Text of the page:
I remember one time reading a web document claiming that our present generation is confronting a serious ideological problem different from previous generations. That document describes this ideological problem as the conflict between collectivism and individualism.
The Danger of Collectivism
G. Edward Griffin understands collectivism as the idea that upholds the significance of the state over an individual and if necessary, an individual is to be sacrificed on the altar of the greater good for the greater number of people. This is the existing dominant idea that governs the mind of the politicians, the media, the professional economists, and the public. Akin to this idea is the belief in the “divinity” of the government. The government is expected to solve all our problems – economic, political, and sociological.
The prevalence of the foregoing idea makes the government a huge “magnet” that attracts predatory class of people, says Griffin. This people know how to use the law for their own ends. They fight terrorism, they fight global warming, and they can come up with all types of just causes serving as disguises to continue their tight hold on the helm of power.
Control of the Internet
We are told that the flow of information in the web is threatening the predators’ hold to power. The Internet is the greatest tool an individual has to educate himself about what is really going on in the world. Powerful entities dislike such flow of information and that is why early this year, we witnessed an intense struggle between those who want to censor the Internet and those who advocate freedom of expression. Some would even claim that the control over the Internet will ultimately determine the fight for personal liberty.
The recent cyber crime law in the Philippines is a recent example of such an attack on personal liberty. Criticizing such threat to freedom, Paul Tassi claims that there are lawmakers who want to regulate something that they do not fully understand. He even implies that such law is actually a “web tyranny” and has no place in a country exercising good governance. A writer on GMA News expressed the same idea and designated the law as “digital martial law” and enumerated ten frightening things about this law.
As a result of the above law, I notice several reactions among netizens in their comments on blogs and social networks. There is a mixture of fear and defiance. Some would resort to just saying “nice things” about the government in sarcastic tone. Others would start their comments with negation followed by numerous anomalies saying that such and such politician did not commit those wrongdoings. If you plainly read the comment, it appears logical and as if nothing negative has been said. But discerning readers know what is really going on. There is an increased animosity and anger against those who intended to suppress freedom of expression in the web.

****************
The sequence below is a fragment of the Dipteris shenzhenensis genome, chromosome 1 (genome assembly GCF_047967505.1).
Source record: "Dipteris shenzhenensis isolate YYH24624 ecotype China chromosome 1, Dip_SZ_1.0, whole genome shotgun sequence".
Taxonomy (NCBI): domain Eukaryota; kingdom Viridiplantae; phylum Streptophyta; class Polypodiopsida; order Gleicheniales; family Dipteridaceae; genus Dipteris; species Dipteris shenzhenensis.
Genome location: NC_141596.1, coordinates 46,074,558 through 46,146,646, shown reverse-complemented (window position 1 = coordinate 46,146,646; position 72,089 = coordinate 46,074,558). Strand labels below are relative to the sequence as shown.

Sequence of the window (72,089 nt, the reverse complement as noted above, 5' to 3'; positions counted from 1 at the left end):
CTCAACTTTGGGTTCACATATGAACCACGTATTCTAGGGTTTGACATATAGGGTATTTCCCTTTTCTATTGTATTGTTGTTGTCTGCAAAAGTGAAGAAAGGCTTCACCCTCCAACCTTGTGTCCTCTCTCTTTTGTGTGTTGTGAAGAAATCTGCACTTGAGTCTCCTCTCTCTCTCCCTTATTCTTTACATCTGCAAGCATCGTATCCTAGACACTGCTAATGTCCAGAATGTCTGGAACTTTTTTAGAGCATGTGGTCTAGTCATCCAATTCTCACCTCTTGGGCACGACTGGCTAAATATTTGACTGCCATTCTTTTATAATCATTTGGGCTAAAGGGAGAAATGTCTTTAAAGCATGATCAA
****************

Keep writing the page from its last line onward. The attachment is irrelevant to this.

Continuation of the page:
We know that the people behind PIPA and SOPA will not stop until they achieve their ends. Netizens and freedom lovers need to be vigilant in fighting for their right to express their thoughts. Commenting on the health of the Internet, G. Edward Griffin is alarmed about ongoing talk both in the national and international level to control the Internet. Describing the subtlety of such an attack on personal liberty, Griffin said:
“They use all these good excuses – they want to stop child pornography, they say there’s cyber terrorism and all these good things they want to control – but you and I know what they really want to control is our personal communication, and the rest of that is just an excuse. They want to clamp down on the Internet so it’s no longer a vehicle for people like me to express my views. So I am worried about the future health of the Internet and I just hope more people will come and defend the Internet against these attacks, which we know are coming.”
The tension between collectivism and individualism is most evident in economic and political arena. To my mind, philosophy has its own terms expressing similar tension. It is the conflict between the one and many. In religion, we also face similar struggle. There are those who believe only in one God and others uphold the plurality of gods. In Christian theology, it is claimed that the tension between the one and many, collectivism, and individualism, unity and diversity, singularity and plurality, universal and particulars, are all resolved in the teaching of the Bible on the Tri-Unity of God.
In the Bible, we find in the Triune God that both singularity and plurality are equally ultimate. And since the Triune God is the Creator of all things, His creation including man and nature reflect this foundational nature of God in time.
Sin distorts the relationship between one and many. In political and economic terms, this would mean exalting collectivism as the ultimate ideal at the expense of individualism. It could also manifest as an act of absolutizing individual freedom and rejecting the legitimate existence of the state. Both tendencies are wrong. In their proper places, we affirm both.